Study upends heart-valve replacement guidelines
The benefits of a mechanical valve compared with a biological valve persist until the age of 70 for mitral-valve replacement, according to a new Stanford study.
Early Alzheimer’s trial shows promise
In a small safety trial based on preclinical work by a Stanford researcher, participants receiving blood plasma infusions from young donors showed some evidence of improvement.
Brain circuits tied to alertness
Stanford investigators were able to simultaneously monitor activity in every nerve cell of a zebrafish’s brain and determine which types of neurons were tied to alertness.
Regular pot use linked to more sex
The first study to examine the relationship between marijuana use and frequency of sexual intercourse at the population level in the United States shows a positive correlation between the two.
Biomedical study seeks participants
The large-scale study of what causes health and disease is enrolling participants at Stanford. All are welcome to apply. In particular, the project is seeking ethnic minorities and individuals with an increased risk of disease.
Robot-assisted surgery not always cost-effective
A Stanford study of nearly 24,000 patients with kidney cancer concluded that robot-assisted laparoscopic surgeries are associated with increases in operating times and cost compared with conventional laparoscopic surgeries.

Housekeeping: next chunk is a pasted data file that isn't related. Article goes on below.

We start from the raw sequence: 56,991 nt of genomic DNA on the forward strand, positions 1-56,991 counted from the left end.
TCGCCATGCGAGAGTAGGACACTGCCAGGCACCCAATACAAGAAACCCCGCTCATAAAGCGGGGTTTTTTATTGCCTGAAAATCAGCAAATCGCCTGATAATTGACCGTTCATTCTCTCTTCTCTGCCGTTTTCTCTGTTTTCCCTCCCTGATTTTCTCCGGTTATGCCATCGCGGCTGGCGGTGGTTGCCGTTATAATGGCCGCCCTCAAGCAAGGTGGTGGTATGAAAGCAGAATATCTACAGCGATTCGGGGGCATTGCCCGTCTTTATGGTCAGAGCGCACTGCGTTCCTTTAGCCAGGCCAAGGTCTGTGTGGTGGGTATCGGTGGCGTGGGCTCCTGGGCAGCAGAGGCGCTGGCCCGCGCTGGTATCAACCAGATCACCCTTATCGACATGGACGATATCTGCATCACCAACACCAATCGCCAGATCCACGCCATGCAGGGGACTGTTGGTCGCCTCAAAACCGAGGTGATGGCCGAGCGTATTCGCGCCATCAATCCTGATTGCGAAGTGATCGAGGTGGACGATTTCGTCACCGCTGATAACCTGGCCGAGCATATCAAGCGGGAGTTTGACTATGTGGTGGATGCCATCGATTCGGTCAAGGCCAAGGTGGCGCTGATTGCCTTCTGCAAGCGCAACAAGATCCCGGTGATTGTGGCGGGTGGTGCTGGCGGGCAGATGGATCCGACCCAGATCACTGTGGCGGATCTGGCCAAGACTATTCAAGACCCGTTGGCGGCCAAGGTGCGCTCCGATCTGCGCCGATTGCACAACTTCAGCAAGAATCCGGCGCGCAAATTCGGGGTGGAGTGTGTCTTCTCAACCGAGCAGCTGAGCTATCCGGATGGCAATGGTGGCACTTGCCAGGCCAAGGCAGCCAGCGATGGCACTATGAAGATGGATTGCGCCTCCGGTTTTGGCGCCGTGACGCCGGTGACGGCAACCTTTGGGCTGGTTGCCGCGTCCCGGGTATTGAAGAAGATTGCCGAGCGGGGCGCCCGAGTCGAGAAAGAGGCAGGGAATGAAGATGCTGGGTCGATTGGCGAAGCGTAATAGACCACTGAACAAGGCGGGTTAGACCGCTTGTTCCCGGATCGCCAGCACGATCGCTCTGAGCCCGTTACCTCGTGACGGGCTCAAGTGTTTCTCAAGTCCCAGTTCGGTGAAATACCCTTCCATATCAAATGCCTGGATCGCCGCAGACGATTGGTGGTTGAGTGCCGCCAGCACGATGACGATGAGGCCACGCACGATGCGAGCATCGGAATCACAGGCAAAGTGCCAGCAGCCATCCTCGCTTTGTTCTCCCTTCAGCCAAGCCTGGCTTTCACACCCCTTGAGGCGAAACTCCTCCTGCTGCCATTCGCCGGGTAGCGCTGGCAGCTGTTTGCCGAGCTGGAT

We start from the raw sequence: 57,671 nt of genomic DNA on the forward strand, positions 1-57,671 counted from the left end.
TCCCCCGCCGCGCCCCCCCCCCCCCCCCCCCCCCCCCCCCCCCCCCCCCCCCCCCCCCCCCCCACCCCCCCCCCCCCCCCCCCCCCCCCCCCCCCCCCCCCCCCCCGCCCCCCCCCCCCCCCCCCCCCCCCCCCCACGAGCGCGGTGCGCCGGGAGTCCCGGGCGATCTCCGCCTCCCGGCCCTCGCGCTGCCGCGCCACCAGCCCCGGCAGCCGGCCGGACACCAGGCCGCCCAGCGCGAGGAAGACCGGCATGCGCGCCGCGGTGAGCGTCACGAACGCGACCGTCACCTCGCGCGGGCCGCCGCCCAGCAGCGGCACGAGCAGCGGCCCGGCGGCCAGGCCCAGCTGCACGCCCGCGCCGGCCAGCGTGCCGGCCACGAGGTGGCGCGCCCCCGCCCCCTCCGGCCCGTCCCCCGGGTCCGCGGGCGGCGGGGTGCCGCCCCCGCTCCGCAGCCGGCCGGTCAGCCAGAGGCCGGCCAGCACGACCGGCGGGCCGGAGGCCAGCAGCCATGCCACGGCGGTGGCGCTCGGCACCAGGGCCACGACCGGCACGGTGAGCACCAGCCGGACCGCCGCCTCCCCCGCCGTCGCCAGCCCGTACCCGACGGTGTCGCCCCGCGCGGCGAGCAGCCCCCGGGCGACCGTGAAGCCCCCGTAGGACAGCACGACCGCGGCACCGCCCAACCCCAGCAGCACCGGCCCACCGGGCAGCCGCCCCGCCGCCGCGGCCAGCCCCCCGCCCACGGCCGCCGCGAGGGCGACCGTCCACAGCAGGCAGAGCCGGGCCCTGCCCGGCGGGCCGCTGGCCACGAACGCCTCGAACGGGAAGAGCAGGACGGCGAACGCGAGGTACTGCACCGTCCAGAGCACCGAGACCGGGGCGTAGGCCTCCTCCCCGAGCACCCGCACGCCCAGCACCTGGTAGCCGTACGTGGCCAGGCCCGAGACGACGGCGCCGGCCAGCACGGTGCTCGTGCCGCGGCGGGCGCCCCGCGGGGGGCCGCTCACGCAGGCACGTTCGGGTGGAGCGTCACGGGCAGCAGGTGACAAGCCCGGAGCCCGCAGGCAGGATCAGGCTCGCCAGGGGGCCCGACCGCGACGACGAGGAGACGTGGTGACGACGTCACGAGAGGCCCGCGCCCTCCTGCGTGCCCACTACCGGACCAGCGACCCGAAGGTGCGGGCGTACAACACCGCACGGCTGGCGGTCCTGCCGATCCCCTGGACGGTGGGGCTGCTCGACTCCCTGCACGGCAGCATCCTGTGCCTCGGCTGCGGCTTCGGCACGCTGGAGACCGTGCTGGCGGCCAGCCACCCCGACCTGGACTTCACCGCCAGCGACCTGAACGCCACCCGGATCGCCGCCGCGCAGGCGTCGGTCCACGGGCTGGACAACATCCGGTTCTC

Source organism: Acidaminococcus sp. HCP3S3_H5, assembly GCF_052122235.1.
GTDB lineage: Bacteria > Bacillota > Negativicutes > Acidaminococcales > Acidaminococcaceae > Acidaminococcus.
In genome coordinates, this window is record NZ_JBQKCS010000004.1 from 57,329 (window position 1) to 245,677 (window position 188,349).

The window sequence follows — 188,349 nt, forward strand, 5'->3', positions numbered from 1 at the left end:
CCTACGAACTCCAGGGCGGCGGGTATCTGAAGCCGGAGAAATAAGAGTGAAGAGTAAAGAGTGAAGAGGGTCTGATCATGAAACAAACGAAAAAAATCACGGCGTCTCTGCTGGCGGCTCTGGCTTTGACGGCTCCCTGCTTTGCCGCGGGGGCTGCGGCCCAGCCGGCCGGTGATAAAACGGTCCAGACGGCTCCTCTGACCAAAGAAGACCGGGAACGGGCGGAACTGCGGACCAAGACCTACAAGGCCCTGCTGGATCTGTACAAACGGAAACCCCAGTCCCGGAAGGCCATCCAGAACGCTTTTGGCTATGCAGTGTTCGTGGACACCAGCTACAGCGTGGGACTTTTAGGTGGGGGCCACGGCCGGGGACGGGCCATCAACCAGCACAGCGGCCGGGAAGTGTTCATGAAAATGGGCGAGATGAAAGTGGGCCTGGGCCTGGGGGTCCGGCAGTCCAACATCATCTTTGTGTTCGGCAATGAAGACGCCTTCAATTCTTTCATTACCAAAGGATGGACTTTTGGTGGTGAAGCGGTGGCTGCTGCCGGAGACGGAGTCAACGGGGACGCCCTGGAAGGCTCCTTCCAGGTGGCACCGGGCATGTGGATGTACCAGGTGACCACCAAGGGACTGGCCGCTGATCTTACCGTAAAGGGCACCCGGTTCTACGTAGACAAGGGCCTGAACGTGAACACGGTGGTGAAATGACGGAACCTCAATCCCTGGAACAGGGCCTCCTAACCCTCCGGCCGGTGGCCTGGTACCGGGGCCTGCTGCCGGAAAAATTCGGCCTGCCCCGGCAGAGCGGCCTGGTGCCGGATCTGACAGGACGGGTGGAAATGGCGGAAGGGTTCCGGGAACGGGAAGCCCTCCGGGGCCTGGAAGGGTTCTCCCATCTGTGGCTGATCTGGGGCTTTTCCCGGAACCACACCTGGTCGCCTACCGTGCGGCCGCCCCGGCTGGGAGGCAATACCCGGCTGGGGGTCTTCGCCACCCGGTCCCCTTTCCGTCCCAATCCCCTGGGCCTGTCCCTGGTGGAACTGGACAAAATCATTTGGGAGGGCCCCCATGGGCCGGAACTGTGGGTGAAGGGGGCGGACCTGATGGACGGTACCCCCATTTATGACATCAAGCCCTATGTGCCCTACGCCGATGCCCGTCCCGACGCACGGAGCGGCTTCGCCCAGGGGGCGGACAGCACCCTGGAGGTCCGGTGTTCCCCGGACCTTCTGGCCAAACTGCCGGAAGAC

Fixing hearts of infants with genetic defects
Infants with the genetic disorders trisomy 13 or 18 are more likely to survive if they undergo heart surgery, a study from researchers at Stanford and the University of Arkansas has found.
Decoding tumor super-suppression
Stanford scientists have found an answer to one of cancer biology’s toughest and most important questions: How does the body suppress tumors?…
Heroin discharges surpass opioid discharges
The findings of a new Stanford-led study suggest that illicit drugs are beginning to replace prescription opioids as the source of the national drug epidemic.
After medical error, apology goes a long way
New research shows that discussing hospital errors with patients leads to better patient safety without spurring a barrage of malpractice claims.
Leading in Precision Health
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